Posted by scotts0 from New York on 09/14/11 at 03:59 PM ET

Hank1974's avatar

Good points all around.  But what if golden boy instigates a staged fight?  Would he fall into the category of “not an enforcer” so the ref would merely give him a stern look and penalize the other guy for touching golden child?

LOL.

Well, I imagine if this rule was put into place “Golden Boy” would concentrate on doing what he’s paid for; play hockey.

I’m not nearly as pro-fighting as I once was. And I’ll stand by it forever that there should be no fighting allowed in any form of amateur hockey.

But, if two guys go at it, and it’s for legit purposes (see any Cooke hit), it’s something that I could live with.
But all these goon fights are so bad. They’re not even entertaining.
It breaks the action, the fights are boring, and it doesn’t accomplish anything.

Posted by Hank1974 on 09/14/11 at 04:11 PM ET

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I thought Ken Holland said at one time, regarding the enforcer role, “If he can’t dress/take a regular shift during the playoffs, I don’t want him on the team”, paraphrasing of course (memory is shot…).

Sounds good to me…

Posted by Brian on 09/14/11 at 04:29 PM ET

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How about earning the right to fight? You must play at least 5 games and have averaged 10 minutes of ice time. If not, you are tossed for three games and the team dresses one less player. See how quickly teams stop dressing 3 minutes per game players and recalling a goon only for a specific game.

Posted by hockey1919 from mid-atlantic on 09/14/11 at 04:57 PM ET

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You must play at least 5 games and have averaged 10 minutes of ice time.

What if, in your first game, you, or a linemate, are hammered into the board from behind?  You can’t fight the guy who did that?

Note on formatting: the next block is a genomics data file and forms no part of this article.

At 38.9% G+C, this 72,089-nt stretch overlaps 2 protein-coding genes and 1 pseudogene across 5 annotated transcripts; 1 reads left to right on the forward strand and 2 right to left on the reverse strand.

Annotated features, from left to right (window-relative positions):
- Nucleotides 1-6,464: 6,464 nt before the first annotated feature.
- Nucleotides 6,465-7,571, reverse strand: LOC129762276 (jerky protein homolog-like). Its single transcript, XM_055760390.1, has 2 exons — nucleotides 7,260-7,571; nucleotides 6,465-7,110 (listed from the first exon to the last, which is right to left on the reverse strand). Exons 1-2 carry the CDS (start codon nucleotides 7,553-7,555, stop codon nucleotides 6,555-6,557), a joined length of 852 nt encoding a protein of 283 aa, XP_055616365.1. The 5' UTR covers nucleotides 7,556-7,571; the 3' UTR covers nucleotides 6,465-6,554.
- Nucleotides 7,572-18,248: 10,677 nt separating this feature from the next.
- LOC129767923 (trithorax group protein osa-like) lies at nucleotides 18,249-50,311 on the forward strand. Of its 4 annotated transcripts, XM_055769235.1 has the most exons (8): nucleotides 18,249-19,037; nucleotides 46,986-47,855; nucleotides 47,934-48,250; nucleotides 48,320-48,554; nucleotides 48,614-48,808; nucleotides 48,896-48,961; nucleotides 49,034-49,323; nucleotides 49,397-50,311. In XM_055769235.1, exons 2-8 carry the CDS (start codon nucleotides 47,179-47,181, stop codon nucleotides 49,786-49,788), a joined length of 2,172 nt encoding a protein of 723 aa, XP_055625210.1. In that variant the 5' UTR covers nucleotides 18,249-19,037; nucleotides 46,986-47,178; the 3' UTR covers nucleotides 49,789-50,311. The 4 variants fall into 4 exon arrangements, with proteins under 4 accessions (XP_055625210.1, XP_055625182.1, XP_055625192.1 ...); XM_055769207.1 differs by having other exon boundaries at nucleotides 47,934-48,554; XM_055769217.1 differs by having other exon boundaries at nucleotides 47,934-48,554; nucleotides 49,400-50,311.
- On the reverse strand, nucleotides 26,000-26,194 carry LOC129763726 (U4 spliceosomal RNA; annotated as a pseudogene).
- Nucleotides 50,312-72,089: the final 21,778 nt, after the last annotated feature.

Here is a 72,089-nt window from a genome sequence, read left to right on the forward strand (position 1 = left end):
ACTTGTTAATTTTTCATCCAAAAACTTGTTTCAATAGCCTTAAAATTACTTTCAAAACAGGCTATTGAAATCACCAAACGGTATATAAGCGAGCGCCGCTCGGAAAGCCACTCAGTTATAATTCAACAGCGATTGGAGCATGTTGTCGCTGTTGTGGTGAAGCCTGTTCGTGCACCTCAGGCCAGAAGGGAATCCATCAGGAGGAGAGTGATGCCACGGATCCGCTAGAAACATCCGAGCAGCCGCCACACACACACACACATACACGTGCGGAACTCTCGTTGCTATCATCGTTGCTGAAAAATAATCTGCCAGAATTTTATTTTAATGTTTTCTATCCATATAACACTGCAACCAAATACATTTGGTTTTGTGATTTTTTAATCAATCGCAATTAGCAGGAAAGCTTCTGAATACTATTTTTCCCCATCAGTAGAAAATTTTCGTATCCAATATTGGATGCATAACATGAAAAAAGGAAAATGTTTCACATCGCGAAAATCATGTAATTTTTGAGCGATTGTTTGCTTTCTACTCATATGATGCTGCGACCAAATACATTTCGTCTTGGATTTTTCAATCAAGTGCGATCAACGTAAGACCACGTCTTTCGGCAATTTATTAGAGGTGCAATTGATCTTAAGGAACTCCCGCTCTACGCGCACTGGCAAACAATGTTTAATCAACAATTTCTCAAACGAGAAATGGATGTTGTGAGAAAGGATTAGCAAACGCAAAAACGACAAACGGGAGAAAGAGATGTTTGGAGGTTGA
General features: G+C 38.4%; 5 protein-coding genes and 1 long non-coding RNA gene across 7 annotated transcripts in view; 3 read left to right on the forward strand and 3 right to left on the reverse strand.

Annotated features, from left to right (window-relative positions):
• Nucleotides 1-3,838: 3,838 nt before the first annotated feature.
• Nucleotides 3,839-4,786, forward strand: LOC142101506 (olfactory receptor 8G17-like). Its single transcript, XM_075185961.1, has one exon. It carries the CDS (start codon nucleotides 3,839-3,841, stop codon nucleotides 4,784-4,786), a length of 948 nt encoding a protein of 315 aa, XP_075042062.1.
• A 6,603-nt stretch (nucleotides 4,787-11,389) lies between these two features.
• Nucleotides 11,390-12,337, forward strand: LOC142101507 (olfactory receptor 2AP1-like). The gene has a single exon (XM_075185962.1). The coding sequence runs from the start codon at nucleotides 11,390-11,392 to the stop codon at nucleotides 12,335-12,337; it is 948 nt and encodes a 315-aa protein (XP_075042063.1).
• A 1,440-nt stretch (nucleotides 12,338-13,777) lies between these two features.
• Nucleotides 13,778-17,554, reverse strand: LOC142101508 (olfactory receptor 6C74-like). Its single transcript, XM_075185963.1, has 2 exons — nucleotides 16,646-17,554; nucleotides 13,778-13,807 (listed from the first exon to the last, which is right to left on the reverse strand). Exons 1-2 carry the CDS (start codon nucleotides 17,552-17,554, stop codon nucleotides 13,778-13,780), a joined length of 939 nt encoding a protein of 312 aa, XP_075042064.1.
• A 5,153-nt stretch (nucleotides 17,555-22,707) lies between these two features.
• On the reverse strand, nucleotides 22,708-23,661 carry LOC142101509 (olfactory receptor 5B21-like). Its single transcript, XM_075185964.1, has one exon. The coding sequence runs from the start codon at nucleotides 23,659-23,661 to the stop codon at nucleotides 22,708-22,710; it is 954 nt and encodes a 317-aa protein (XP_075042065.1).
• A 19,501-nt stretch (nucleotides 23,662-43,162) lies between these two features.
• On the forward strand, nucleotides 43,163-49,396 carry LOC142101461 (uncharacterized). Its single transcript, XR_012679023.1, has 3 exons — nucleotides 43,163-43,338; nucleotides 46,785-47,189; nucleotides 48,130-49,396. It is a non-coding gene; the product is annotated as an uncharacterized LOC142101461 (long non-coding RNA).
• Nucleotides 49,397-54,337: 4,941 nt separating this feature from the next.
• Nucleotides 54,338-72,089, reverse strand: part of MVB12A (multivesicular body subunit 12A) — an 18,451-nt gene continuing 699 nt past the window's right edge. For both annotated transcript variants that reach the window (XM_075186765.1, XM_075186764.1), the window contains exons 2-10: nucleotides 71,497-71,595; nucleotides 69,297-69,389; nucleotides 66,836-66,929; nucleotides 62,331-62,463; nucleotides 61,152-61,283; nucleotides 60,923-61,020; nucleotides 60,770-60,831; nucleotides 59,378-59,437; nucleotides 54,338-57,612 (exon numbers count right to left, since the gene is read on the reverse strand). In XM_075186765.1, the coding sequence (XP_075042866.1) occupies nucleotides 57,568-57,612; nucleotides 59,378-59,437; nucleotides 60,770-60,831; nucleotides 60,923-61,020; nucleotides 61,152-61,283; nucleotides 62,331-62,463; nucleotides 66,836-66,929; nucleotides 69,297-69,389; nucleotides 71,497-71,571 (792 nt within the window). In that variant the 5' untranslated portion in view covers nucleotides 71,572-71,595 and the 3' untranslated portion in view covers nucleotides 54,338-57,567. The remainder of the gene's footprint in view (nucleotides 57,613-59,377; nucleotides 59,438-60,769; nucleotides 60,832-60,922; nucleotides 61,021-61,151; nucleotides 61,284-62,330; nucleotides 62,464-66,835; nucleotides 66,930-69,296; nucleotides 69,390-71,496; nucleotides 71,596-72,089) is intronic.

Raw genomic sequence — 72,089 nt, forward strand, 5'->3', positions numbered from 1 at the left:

Posted by Garth on 09/14/11 at 06:32 PM ET

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Maybe they could try getting rid of the instigator penalty.

Goons are players that a team uses to send a message, provide a spark, police, entertain, etc…  The goon needs to also be able to lost for 17 minutes, or suspended without hurting the team.

Fights are staged to avoid instigator penalties.  Fighters can only fight other fighters now, or they will be assessed the instigator because obviously that’s their role.

The fighter used to be called the enforcer.  ie, If Crosby plays on a line with Laraque and Matt Cooke goes near him, Laraque comes in letting him know he’s watching.  If he hits Crosby, he drops the gloves and pummels him.  I don’t think Cooke plays nearly as reckless.

Players like Matt Cooke can hide behind the instigator penalty a la fake glove drop, turtling whatever to draw the penalty.

The instigator rule has changed the game for the worst…

Posted by Terry Hale from San Jose on 09/15/11 at 03:24 AM ET

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I agree with trimming the bench down, but only 3 lines is going to far, injuries, penalties and ejections could limit the bench so much that players might get injured. Reduce the bench by 1 player, 2 at the very most, this would mean the coach would have to juggle lines, use tv timeouts efectively to rest stars and limit fights.